Return to Australia

Their first son, Lyall Zwar Crowl, was born at Germiston, a suburb of Johannesburg, in October. It is one of the rare cases of the name ‘Zwar’ being used as a Christian name. Soon work became scarce and Sam considered returning to America. Ada wrote home that she dreaded the thought of moving to America, so her sister Emily Marchbank quickly wrote back and invited them to come and run the dairy farm at Broadford as her husband Thomas was suffering from diabetes. In 1907 the Crowls returned to Australia together with John Crowl, a son of Sam from a prior marriage, and they lived with the Marchbanks at Wattle Grove.

Life in Broadford with her Sisters

Thomas Marchbank died the following year. Sam Crowl found it difficult to suddenly become a farmer at nearly 40 years of age. He had been a miner all his life. He had a chest condition akin to silicosis and also suffered severely in the hot weather. He held office in the local Labor party. His political views did not endear him to his National Country Party relatives.

Silver Leaf Tree

A second son, Gavan Michael Crowl was born in 1910 but it wasn’t long before Ada was a widow. Samuel Crowl died in 1912 (?).

A silver leaf (Leucodendron) tree grew on the right hand front of the house in front of Ada’s window. It was particularly cherished as it was a South African native tree.

Dairy Farm

Ada worked hard at dressmaking to provide for her sons, and helped her sister Emily Marchbank run the dairy farm. Their nursing sister Agnes would come and stay from time to time. When her nursing career ended Agnes moved in permanently with her two widowed sisters, and the three ladies worked to keep the farm going and to bring up Ada’s two boys Lyall and Gavan.

The Train

The railway line ran near their house. The three sisters knew which train their brother Albert would be travelling on from Beechworth to Melbourne where he used to sit as a member of Parliament. His sisters would stand outside their home and wave as the train passed, and Albert’s portly figure could be seen in the train doorway with his handkerchief fluttering a greeting. This regular event made their day.


Ada was called on to play the organ again in the Church of England. Even in her later years she still helped out, though reluctantly. She was “out of practice” and would suffer from ‘stage fright’. For a number of years the three sisters ran the flower stall at the church bazaars.

Home Life

At home Emily looked after the cows and the vegetable garden.
 Agnes tended the flower garden and the poultry. Ada was responsible for the housework.

As well as her sewing she prepared the meals and did the washing. In the late 1930’s Paul (Garry) Zwar called on them and sold them a “Zwar” washing machine. It proved to be very effective. (Garry Zwar was a second cousin from South Australia. Garry was the son of Bertha Zwar nee Becker and more closely related to me through the Beckers than the Zwars (K P Z). Garry later settled in Queensland and retired in Brisbane).

William Zwar Visits

Their brother Billy would visit them at unexpected and infrequent intervals from King Island. He would bring a kangaroo hide, beautifully tanned and skilfully cut into bootlaces. He would do some work round the farm such as burning off the back paddocks. Emily was always very sympathetic and considerate with Billy’s visits, though Ada became less so if the stay was a long one. She had to cook for him and do his washing.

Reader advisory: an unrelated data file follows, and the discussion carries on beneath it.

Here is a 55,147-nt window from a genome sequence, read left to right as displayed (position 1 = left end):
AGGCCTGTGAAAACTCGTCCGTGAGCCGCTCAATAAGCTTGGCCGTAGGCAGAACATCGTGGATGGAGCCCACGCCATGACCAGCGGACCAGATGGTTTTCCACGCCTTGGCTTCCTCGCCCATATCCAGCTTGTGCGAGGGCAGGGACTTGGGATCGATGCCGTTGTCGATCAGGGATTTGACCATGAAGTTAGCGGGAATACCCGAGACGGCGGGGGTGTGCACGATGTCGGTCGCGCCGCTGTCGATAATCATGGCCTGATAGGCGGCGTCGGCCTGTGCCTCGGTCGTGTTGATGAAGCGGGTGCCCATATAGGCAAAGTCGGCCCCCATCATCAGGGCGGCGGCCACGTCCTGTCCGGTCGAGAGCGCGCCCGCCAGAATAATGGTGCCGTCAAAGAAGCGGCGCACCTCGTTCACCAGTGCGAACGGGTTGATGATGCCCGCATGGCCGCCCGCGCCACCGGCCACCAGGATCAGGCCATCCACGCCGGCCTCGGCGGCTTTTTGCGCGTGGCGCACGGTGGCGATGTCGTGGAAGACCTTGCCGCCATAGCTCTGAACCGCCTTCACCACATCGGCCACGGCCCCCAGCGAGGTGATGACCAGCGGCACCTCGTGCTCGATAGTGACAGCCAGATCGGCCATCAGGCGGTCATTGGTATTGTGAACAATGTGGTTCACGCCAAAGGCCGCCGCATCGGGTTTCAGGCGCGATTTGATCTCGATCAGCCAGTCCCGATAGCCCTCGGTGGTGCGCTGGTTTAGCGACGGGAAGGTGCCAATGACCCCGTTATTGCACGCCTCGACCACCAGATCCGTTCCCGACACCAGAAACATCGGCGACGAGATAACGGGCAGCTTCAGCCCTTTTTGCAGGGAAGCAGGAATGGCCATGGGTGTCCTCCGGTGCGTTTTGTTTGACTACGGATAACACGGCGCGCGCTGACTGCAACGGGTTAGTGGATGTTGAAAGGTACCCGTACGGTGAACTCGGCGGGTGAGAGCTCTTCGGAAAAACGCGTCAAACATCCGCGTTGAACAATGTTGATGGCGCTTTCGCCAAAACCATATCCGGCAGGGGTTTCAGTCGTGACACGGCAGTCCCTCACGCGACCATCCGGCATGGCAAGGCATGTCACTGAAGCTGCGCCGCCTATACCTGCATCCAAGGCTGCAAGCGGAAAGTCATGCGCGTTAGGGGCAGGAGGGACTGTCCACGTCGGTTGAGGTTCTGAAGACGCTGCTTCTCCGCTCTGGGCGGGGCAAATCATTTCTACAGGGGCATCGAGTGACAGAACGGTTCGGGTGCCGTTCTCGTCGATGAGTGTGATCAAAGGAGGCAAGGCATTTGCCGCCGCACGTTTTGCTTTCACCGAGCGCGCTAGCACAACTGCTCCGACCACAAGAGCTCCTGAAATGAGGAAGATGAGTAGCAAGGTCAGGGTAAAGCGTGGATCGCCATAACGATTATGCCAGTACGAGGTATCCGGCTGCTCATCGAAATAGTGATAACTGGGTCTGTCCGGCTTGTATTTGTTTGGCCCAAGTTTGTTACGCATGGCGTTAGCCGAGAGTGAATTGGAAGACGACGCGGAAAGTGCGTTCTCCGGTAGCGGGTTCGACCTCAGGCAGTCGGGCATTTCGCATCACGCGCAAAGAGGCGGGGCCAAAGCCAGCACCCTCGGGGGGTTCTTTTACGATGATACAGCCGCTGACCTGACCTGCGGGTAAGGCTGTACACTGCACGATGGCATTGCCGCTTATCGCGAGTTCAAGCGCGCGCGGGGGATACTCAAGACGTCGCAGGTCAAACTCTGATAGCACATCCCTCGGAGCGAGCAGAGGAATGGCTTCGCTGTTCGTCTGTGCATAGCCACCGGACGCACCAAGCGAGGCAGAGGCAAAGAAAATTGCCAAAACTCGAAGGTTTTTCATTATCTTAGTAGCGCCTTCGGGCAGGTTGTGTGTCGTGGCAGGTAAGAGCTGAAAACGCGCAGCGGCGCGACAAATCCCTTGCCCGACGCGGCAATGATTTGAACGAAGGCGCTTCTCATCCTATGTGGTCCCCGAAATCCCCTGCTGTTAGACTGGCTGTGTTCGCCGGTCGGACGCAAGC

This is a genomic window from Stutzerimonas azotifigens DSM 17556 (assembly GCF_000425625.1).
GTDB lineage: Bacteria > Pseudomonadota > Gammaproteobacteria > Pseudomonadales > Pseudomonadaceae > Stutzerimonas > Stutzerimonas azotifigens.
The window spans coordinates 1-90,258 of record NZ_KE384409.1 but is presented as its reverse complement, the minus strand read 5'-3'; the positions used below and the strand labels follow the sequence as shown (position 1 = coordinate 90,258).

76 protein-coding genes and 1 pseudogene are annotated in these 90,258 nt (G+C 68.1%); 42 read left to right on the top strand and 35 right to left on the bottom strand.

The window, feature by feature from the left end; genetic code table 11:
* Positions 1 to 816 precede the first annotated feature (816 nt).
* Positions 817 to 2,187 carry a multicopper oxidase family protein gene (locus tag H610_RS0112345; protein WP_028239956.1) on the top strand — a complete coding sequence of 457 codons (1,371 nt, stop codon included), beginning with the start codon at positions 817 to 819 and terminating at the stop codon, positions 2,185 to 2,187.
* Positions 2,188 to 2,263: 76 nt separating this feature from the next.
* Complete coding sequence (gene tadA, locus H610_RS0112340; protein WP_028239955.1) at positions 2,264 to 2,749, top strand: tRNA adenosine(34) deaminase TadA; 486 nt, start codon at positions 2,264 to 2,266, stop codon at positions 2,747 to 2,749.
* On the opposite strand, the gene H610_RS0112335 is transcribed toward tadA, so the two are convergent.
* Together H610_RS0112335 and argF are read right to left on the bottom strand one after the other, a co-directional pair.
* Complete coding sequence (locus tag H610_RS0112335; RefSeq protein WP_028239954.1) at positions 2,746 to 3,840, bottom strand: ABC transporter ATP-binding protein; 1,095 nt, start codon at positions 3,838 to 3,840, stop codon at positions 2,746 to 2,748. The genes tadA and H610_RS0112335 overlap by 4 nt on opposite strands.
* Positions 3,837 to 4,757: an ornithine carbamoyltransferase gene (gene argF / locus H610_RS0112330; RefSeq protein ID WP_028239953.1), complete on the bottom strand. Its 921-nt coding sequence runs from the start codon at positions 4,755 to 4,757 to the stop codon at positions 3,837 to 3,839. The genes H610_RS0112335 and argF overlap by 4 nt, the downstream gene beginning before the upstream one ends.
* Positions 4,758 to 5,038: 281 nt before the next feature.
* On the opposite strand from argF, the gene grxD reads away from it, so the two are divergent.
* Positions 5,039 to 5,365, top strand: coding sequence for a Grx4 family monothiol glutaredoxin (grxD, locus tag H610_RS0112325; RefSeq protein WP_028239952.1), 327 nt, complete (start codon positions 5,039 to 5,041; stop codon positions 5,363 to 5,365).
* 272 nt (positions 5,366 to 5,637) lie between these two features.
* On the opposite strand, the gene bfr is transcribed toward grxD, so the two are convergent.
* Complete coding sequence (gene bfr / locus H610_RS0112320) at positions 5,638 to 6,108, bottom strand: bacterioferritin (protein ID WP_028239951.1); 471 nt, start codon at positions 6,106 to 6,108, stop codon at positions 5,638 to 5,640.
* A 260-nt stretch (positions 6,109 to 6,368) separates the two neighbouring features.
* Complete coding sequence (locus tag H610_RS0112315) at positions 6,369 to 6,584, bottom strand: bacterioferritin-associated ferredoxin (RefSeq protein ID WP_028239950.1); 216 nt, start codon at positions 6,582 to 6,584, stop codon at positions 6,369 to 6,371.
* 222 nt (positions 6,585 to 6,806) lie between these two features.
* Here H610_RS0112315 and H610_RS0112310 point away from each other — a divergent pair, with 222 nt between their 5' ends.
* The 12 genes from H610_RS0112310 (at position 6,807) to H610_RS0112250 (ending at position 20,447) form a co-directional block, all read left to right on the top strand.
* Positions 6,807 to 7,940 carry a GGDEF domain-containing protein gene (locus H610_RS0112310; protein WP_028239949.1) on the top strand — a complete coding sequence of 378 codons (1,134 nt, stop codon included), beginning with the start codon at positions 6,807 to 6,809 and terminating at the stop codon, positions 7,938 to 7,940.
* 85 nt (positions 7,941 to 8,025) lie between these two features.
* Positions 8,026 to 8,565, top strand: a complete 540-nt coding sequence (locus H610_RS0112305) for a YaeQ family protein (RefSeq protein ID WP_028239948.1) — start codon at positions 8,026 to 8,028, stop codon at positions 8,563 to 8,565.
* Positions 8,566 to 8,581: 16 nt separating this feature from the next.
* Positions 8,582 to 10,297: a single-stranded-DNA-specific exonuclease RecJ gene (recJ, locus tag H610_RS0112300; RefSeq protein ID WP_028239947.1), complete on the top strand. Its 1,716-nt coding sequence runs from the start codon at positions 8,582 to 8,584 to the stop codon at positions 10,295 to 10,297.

A Good Shot

Ada would sometimes go with her sisters on a fishing excursion, but mainly for the outing. She was not as keen as the other two on fishing. Ada preferred the rabbiting expeditions. She was a particularly good shot with the rifle.

When they bought a car Ada did the driving, as Emily and Agnes did not learn to drive. Her two boys were growing up. Lyall left home to study in Melbourne in 1922, and four years later Gavan followed him.


Lyall returned home early in the thirties and developed a poultry farm at Wattle Grove. In 1936 he married and built a home about 250 metres south of the old house. The original home was removed to make way for the large freeway, which passes near Broadford today.

Her Final Years

Agnes died in 1948. When Emily died in 1951 she left the farm to Lyall and Gavan Crowl. Ada did not want to leave Wattle Grove. A Dutch couple who worked for Lyall lived in the house with her for a time to keep her company and to help with the housework.

Ada broke her hip in a fall in a shop in Broadford in 1946 when she was 69 years old. 
When Ada was 79 years old she moved in with her son Gavan and Betty at Moorabbin where they had an extra room built on for her. The following year she entered a rest home near Brighton, but suddenly the supervisor’s husband died and the inmates were moved to another rest home in Caulfield. Ada’s health continued to fail and she soon moved into a nursing home at Moorabbin where she passed away on 30th October 1958 aged 81 years. She had been a widow for 46 years after a marriage of only 6 years.

Ada possessed a strong personality. She was meticulous in her work. She didn’t let anyone influence her opinions.

Wattle Grove

The Wattle Grove property remains with Zwar descendants. On Lyall Crowl‘s death in 1966 his brother Gavan bought out his half of the property. In 1968 Gavan and Betty built a new home on the farm. The old house was bulldozed to make way for the freeway. As one passes by Broadford on the southbound lanes of the large freeway one would need to look straight up a few metres to see the spot where the old Marchbank home used to stand.

© Kevin P Zwar